Is Sanctification Part of the Gospel?

We will be asking Dr. Richard Gaffin this very question on a future episode of Christ the Center. Many understand this question to mean “Am I saved by good works?” All orthodox Christians answer an emphatic “No” to that question. Yet some still understand sanctification to be a fruit of the gospel rather than the gospel itself. Those holding this view often describe justification as the gospel. Still others view sanctification as one facet of a larger gospel message including all the benefits believers have in Jesus Christ (justification, adoption, sanctification and glorification). The answer to question 75 of the Westminster Larger Catechism describes sanctification.

Sanctification is a work of God’s grace, whereby they whom God hath, before the foundation of the world, chosen to be holy, are in time, through the powerful operation of his Spirit applying the death and resurrection of Christ unto them, renewed in their whole man after the image of God; having the seeds of repentance unto life, and all other saving graces, put into their hearts, and those graces so stirred up, increased, and strengthened, as that they more and more die unto sin, and rise unto newness of life.

How do you understand sanctification and its relationship to the gospel message? What are your thoughts?  Comment here or join the discussion at the RF Forums.

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12 Responses

  1. Camden,

    If the word “gospel” is defined narrowly or even characterized narrowly cannot include the sentence, “I am being sanctified.” Notice how Paul characterizes the gospel in 1 Cor 15:

    Now I would remind you, brothers, of the gospel I preached to you, which you received, in which you stand, and by which you are being saved, if you hold fast to the word I preached to you—unless you believed in vain.

    For I delivered to you as of first importance what I also received: that Christ died for our sins in accordance with the Scriptures, that he was buried, that he was raised on the third day in accordance with the Scriptures, and that he appeared to Cephas, then to the twelve. Then he appeared to more than five hundred brothers at one time, most of whom are still alive, though some have fallen asleep. Then he appeared to James, then to all the apostles. Last of all, as to one untimely born, he appeared also to me.

    As Mike always reminds us, the gospel is an announcement of something that has been accomplished for us, the banner headline: The War is Over. That’s good news. The announcement, “The Battle of the Bulge is Under Way” isn’t good news. Unless we’re talking about definitive sanctification, and the WLC is speaking of progressive sanctification there, then it isn’t “good news” in the narrow sense. Progressive sanctification is ongoing, it isn’t finished. It isn’t accomplished. If one is honest, one is not nearly so sanctified as one ought to be. That’s not good news. That’s no primary or proper basis for assurance. The Good News is that Christ has come, he has obeyed, he has died, and he has been raised. He has triumphed over sin and death.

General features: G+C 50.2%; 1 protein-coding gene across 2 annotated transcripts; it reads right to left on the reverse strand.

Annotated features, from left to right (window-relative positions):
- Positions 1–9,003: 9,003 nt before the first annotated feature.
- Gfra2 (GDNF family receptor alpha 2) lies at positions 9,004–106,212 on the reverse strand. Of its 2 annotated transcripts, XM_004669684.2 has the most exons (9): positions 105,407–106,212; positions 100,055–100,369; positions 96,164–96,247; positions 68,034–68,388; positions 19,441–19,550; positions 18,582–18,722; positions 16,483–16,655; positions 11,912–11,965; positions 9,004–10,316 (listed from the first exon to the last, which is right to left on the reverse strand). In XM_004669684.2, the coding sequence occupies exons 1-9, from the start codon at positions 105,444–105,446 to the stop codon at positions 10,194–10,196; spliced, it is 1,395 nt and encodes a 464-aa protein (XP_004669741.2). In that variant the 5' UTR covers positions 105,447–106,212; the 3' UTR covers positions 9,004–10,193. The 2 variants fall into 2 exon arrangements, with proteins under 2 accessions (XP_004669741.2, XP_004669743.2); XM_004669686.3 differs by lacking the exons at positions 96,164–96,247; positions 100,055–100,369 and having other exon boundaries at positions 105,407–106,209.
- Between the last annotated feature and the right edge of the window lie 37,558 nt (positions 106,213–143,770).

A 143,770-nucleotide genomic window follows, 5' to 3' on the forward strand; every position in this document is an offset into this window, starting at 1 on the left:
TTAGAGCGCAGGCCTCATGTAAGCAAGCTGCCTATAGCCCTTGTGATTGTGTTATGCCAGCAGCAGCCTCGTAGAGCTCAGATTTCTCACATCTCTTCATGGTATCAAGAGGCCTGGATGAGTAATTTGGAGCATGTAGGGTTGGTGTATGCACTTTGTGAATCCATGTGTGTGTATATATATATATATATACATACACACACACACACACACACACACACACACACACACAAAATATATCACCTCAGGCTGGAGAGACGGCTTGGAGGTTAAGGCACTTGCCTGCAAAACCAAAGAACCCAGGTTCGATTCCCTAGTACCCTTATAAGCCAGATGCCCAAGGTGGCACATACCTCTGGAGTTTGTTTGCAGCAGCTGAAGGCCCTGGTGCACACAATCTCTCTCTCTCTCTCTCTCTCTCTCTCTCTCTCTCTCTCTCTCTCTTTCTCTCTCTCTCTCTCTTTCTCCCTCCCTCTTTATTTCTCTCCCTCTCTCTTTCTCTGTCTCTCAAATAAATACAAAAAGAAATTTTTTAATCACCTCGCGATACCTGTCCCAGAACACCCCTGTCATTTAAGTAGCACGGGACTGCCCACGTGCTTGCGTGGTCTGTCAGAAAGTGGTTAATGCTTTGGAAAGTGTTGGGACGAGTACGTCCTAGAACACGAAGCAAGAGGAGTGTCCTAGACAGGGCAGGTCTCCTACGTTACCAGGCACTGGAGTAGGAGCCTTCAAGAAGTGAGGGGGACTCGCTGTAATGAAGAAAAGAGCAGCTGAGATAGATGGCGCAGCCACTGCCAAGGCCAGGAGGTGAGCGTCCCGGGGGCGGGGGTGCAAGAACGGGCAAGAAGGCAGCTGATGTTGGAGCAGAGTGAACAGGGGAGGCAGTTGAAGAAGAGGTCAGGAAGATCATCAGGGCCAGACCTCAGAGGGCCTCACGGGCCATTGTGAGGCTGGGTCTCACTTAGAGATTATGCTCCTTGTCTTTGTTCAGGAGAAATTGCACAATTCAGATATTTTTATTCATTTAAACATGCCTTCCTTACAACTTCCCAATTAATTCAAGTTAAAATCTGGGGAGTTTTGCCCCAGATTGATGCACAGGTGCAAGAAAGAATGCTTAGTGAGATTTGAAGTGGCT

Because of the facts announced in the gospel and through that announcement, God the Spirit operates sovereignly to unite his elect by faith alone, to Christ and he begins that sanctifying work in them, creating in them all those fruits and gifts that accompany justifying faith (WCF 11).

    Now, if we want to speak of the good news in a broader sense, and if we want to include in that the (broadly defined) saving work of Jesus in sanctifying his people (not now identifying “salvation” with justification), then yes, we might speak this way but we should be careful to note the way in which we are speaking of the gospel, especially in a time when people are so prone to confuse or to be confused about what the gospel is and how sinners are right with God. Remember that Paul was quite clear about this in Rom 5:

    For while we were still weak, at the right time Christ died for the ungodly. For one will scarcely die for a righteous person—though perhaps for a good person one would dare even to die— but God shows his love for us in that while we were still sinners, Christ died for us. Since, therefore, we have now been justified by his blood, much more shall we be saved by him from the wrath of God. For if while we were enemies we were reconciled to God by the death of his Son, much more, now that we are reconciled, shall we be saved by his life. More than that, we also rejoice in God through our Lord Jesus Christ, through whom we have now received reconciliation.

    Note the verbs. In what state were we when we were “justified”? We were sinners, not sanctified. Christ did not obey for the sanctified. He did not die for the sanctified. He obeyed and died for the ungodly, for the unsanctified. For Paul the Christian life begins with “having been justified…” (Rom 5:1). Were Rome and the moralists correct, Paul should have said, “Having been sanctified….” He did not. It’s clear from Rom 8 that, for Paul, the life of sanctification and union with Christ has the closest possible connection to the objective work of Christ for us but they are conceptually distinct.

    We should remember that, for a millennium before the Reformation, the medieval church defined justification in terms of the inward transformation of the sinner. Justification was said to be progressive and to be identical with the moral renewal of the sinner. In response the Reformation made it clear that justification a declaration by God based on the work of Christ for us and that work is applied to and in us by the Spirit. If, however, we include the Spirit’s work in us in the gospel defined narrowly, then we have begun the trek back to the very medieval theology from which the Reformation delivered us.